The Clinton Foundation's sterling reputation has now been tarnished, in part because the press has decided to go all in with the GOP’s smear campaign against the charity. It’s decided to overhype trivial revelations about Foundation contacts and meetings that took place years ago.
But when the Trump Foundation is found to have illegally donated to a state attorney general who was contemplating fraud charges against a Trump company? Suddenly the referees on newspaper editorial boards fall silent.
Wall Street Journal Scandalizes Hillary Clinton's Attendance At Her Husband's Birthday Party
A new report from The Wall Street Journal provides an excellent example of the media’s tendency to suggest malfeasance around events related to Hillary Clinton and the Clinton Foundation, even when they have found no evidence to support that impression. Based on documents and spin from a right-wing organization, the story actually scandalizes Clinton’s attendance at her husband’s birthday party.
Publication bias -- the tendency to publish stories regardless of whether they prove the premise the reporters set out to investigate -- is one of the most pernicious aspects of press coverage of Hillary Clinton and the Clinton Foundation. As Vox’s Matt Yglesias has put it, “Journalists need to admit when we’ve struck out” in order to avoid providing readers “a distorted picture of reality simply because everyone is trying to be interesting.”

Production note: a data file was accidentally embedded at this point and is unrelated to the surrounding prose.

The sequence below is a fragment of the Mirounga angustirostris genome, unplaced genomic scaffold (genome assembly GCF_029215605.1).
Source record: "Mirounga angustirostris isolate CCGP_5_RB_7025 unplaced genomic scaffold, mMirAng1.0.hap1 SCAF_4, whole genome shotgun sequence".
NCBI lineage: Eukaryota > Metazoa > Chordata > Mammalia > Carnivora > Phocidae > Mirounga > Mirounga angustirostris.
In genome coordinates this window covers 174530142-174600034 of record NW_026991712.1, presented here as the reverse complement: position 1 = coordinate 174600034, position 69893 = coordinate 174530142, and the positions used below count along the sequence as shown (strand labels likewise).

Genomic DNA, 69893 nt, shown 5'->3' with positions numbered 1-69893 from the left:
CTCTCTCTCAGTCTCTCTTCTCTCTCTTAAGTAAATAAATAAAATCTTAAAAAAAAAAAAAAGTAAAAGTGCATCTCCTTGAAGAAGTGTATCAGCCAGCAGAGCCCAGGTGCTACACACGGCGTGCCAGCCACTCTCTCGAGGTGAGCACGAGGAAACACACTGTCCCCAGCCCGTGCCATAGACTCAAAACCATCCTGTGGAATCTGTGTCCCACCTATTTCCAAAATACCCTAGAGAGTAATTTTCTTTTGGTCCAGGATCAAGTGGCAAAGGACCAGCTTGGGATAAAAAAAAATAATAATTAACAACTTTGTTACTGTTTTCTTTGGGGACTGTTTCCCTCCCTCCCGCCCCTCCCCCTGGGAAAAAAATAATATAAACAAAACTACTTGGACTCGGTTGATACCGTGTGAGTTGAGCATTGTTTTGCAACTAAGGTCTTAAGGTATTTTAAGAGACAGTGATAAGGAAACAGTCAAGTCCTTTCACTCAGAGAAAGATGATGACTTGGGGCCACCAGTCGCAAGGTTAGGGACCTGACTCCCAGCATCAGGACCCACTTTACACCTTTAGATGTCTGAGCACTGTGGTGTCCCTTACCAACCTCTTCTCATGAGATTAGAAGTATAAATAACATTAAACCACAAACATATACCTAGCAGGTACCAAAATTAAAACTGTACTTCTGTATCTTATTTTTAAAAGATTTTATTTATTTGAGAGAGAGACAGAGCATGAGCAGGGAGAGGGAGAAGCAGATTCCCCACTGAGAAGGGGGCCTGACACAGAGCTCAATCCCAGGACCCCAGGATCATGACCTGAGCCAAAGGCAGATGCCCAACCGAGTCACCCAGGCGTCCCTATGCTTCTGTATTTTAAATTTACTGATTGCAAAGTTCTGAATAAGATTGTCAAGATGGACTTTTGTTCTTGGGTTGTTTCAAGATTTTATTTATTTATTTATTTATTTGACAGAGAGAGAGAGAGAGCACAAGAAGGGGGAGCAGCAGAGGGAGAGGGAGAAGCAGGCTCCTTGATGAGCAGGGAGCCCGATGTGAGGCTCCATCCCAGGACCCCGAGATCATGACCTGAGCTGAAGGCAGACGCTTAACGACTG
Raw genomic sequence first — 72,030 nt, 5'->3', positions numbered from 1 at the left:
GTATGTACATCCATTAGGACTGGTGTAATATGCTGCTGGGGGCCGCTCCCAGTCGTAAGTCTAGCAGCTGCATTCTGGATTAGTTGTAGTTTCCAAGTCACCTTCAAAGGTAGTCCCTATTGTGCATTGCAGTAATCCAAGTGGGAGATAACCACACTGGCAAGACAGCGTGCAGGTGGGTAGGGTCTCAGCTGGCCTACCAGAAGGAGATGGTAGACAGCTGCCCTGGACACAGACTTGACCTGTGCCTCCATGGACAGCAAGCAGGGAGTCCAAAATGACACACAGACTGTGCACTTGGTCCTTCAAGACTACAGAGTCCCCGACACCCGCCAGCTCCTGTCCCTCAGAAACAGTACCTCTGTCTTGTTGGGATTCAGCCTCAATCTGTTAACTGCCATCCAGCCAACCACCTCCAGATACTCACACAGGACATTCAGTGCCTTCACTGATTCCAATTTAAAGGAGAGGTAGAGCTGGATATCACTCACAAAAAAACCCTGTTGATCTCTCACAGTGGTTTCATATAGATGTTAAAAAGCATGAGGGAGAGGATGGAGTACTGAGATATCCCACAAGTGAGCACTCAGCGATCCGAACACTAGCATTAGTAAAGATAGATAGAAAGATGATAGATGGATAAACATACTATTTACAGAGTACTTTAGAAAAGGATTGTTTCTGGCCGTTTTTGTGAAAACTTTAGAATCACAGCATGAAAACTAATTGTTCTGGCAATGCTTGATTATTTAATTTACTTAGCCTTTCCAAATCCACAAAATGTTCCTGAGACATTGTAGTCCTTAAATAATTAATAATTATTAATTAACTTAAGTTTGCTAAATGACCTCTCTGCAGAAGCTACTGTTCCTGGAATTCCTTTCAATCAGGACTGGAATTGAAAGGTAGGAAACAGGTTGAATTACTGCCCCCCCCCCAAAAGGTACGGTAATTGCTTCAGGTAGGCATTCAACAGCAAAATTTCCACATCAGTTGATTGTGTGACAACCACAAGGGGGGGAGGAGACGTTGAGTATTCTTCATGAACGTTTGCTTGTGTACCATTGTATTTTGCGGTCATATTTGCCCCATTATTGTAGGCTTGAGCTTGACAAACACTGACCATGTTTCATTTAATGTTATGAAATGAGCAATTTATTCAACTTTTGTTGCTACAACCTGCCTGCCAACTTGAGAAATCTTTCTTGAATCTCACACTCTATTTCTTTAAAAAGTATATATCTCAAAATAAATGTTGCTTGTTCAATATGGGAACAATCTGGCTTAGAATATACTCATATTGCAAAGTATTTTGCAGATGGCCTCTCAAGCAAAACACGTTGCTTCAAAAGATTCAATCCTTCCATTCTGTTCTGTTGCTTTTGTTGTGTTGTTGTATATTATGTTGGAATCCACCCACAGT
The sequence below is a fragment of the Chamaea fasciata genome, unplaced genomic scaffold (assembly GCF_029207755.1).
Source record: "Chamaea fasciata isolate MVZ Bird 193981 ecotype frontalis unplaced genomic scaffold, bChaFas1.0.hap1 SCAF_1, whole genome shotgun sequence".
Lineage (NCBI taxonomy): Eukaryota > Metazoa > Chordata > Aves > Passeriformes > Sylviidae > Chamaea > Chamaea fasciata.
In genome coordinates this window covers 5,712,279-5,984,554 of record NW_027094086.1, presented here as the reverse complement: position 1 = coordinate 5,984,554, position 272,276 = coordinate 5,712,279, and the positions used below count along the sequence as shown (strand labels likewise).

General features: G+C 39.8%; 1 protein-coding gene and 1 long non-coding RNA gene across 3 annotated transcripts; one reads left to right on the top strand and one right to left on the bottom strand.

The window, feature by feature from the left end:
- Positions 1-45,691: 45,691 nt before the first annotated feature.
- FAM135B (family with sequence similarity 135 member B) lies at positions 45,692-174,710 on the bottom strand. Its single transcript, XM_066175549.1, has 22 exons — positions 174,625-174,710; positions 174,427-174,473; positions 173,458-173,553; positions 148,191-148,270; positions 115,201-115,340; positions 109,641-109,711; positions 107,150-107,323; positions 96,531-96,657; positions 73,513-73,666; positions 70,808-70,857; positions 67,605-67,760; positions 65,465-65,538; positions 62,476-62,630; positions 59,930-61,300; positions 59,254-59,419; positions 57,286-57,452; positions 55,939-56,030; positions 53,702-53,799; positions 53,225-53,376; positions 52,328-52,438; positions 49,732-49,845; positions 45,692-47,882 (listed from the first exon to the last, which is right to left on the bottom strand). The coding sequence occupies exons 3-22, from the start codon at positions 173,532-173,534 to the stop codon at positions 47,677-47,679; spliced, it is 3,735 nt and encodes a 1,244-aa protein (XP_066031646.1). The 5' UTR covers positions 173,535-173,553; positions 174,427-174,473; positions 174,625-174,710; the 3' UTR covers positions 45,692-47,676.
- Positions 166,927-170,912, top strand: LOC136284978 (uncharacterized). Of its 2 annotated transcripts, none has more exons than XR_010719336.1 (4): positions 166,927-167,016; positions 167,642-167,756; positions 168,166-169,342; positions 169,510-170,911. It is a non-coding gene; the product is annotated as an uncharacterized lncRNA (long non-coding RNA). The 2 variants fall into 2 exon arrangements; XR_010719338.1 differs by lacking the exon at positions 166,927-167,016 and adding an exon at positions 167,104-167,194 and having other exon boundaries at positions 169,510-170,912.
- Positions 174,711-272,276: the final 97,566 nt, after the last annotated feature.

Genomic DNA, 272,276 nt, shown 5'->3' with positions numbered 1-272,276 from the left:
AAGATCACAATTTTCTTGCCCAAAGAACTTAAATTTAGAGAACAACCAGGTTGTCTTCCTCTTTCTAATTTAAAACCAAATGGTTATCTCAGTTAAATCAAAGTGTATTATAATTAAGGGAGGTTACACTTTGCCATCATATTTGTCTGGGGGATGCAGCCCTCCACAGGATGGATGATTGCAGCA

Here’s a sentence-by-sentence breakdown of how that played out in a September 6 Journal report headlined “Calendar Shows Hillary Clinton Meetings With Foundation Donors.”
Hillary Clinton as secretary of state attended high-profile events and functions where donors to her family’s charitable foundation were in attendance, calendar records show.
The story opens with an over-promise suggesting that it will contain a number of conflicts of interest regarding Clinton and her foundation. As we will see, that does not occur.
Records for a six-month stretch in 2011 show her attending a foundation plenary session in New York in September, when she was interviewed by her daughter, Chelsea.
This isn’t news -- the 2011 interview at the Clinton Global Initiative’s annual meeting was covered at the time by ABC, NBC, CNN, and The Associated Press. None of those outlets suggested there was anything untoward about the appearance. You can watch video of the event here.
Three weeks later, she attended what was billed as a Clinton Foundation dinner in Los Angeles.
The dinner occurred at a concert that “doubled as Bill Clinton’s 65th birthday party,” according to a contemporaneous 2011 Los Angeles Times report.
The following day, she was scheduled to attend a brunch at the home of media billionaire Haim Saban, whose family foundation has given more than $10 million to the Clinton Foundation.
The calendar says she and her husband were to “mix and mingle with guests.”
The Journal’s analysis reduces Saban to nothing more than a Clinton Foundation donor; mentioning Clinton’s attendance at a brunch at Saban’s home makes sense in this article only under that frame. In reality, Saban has known and supported the Clintons since Bill Clinton’s 1992 presidential campaign. Drawing a line from the Clinton Foundation donation to the brunch appearance is nonsensical.
The records were provided by Citizens United, a conservative group that obtained them through a public-records lawsuit against the State Department. David Bossie, president of Citizens United, said last week he would take a leave of absence to join the Trump campaign.